With the exception of Google Keep, which is more a visual tool and suited to a few short notes, each of these offers the same core features. They're on both platforms, they're fast, they mean you can have all of your work with you wherever you go.
If this is the class of writing app for you, you could pick any of them and you'd be happy. However, if you use Microsoft's apps a lot for writing or anything else, go with Microsoft OneNote because it fits in particularly well.
Today it's a little harder than it was to pin down the people Evernote is best for because it's broad and the competition is great. We use Evernote primarily because we have used it for years but we are moving away. That's not a criticism of Evernote, though: it's more that Apple Notes has proved handier.
Even so, Apple Notes doesn't have Evernote's feature of letting you record audio into your notes. If you want to do that or if you ever need to work across Macs, iOS, Windows and Android, look at Evernote.
You've come across these before. We might get frustrated at Word crashing — and repeatedly wonder why it does when stablemate Microsoft Excel is so good — but it is an astonishingly powerful tool.
The odds are that most books you've read in the last thirty years were written on Word. Even now when there are alternatives, the publishing industry expects Word documents so every alternative app will save to that Microsoft format.
If you're making documents with cross-references, Word not only lets you have text like "see chapter 3 for details" but if you add in another chapter, it will automatically change that 3 for a 4. It's great for footnotes and endnotes and academic features that you'd have to be in a university to appreciate.
Wherever you write, you're likely to need to collaborate with people. Maybe it's just your editor, perhaps it's every single person in the entire senior management team and their comments make you want to weep. Whatever the level of pain you have to go through, Word has a comments and a track changing feature that is to die for.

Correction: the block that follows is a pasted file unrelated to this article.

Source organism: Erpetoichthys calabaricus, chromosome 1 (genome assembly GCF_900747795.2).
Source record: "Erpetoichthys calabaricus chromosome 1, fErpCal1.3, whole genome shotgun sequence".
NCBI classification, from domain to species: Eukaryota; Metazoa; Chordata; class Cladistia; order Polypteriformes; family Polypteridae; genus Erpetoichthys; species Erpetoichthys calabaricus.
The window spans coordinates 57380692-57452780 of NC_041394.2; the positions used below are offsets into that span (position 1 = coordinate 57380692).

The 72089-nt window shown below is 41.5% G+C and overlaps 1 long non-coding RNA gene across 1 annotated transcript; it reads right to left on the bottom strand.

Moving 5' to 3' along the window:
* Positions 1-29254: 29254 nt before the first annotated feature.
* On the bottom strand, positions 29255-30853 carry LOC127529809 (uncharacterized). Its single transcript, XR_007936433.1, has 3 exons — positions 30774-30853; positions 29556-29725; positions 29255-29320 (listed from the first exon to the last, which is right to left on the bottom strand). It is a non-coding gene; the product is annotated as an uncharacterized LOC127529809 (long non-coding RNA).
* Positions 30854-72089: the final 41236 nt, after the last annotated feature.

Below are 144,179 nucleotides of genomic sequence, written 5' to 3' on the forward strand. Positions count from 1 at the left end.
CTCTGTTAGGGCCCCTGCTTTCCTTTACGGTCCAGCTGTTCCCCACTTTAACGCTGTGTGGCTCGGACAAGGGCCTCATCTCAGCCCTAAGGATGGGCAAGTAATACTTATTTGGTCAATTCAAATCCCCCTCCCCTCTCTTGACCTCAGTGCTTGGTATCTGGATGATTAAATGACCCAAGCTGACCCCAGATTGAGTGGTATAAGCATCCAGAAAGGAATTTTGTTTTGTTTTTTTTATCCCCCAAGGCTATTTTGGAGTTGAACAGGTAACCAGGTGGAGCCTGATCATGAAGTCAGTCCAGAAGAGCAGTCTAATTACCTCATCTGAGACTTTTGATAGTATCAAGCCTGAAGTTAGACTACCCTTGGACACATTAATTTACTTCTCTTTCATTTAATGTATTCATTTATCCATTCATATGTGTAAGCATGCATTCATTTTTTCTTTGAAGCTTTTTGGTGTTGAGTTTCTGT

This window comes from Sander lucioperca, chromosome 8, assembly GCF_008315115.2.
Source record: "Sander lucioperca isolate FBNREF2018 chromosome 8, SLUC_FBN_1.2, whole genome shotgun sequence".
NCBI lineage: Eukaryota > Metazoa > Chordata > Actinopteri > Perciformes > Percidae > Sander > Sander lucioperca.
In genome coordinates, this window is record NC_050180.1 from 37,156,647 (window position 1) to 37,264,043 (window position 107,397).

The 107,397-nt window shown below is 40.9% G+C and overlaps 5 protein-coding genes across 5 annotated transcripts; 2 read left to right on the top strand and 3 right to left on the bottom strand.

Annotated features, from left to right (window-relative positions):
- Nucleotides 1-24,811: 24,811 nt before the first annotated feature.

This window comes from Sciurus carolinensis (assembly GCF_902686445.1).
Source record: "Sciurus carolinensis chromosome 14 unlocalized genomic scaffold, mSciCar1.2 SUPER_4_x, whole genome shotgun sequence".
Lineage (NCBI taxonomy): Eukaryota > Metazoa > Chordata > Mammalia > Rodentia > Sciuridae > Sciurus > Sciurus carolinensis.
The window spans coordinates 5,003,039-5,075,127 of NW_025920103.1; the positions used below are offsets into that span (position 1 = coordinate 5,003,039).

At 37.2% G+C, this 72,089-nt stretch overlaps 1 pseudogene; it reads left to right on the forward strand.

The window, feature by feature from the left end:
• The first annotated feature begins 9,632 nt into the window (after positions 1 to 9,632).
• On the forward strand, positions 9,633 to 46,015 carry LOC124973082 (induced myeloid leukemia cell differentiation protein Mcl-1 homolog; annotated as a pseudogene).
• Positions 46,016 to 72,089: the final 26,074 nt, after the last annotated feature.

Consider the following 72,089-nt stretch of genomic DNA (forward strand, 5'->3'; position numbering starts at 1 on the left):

Apple's Pages (free with new Macs) has much of the same but not all. The problem with Pages is that it has a huge range of features and tools but Apple hides them all to give you the simplest appearance. Microsoft is like boy racer who wants his cars to have the loudest engine, the noisiest exhaust and a lot of go-faster stripes. They both, in their way, make it hard to find out what you can do with them but a rule of thumb is that Word does more.
If Pages and Word are the big ones on Mac and iOS, there are others such as Mellel 4 ($49) and Nisus Writer Pro ($79). That last, in particular, has decades of development behind it and a fan club around it today. This makes it a general word processor with some specialized uses.
Everybody knows that writing is writing but everybody is wrong. Everybody should try writing a screenplay some day. You can do it in Word but — just trust us on this, we've been there a lot — you end up creating at least half a dozen different Word Styles. Then you have to remember how to switch between them without breaking your flow and good luck with that.
Final Draft 10 has been effectively a standard tool for scriptwriters and, as with publishers and Word, producers expect Final Draft. Actually, these days they expect PDF so you can write in anything but Final Draft makes the scriptwriting easier.
Highland 2 just makes it slightly easier still. So long as you are solely writing on a Mac, Highland 2 is a modern, fast, enjoyable writing tool. It's recently added more general word processing features but it's not going to be Word or Pages.
It's not the writer's job to design and produce books, or at least it never was and still doesn't have to be. What writers have always had to do, though, is cope with book-length manuscripts. That means knowing that this change in chapter 1 will cause a problem in chapter 24.
Then it also means just physically handling large volumes of text and it's when you're in the 80-, 90- and 100,000 words that even the best note taking apps like Evernote will be unwieldy.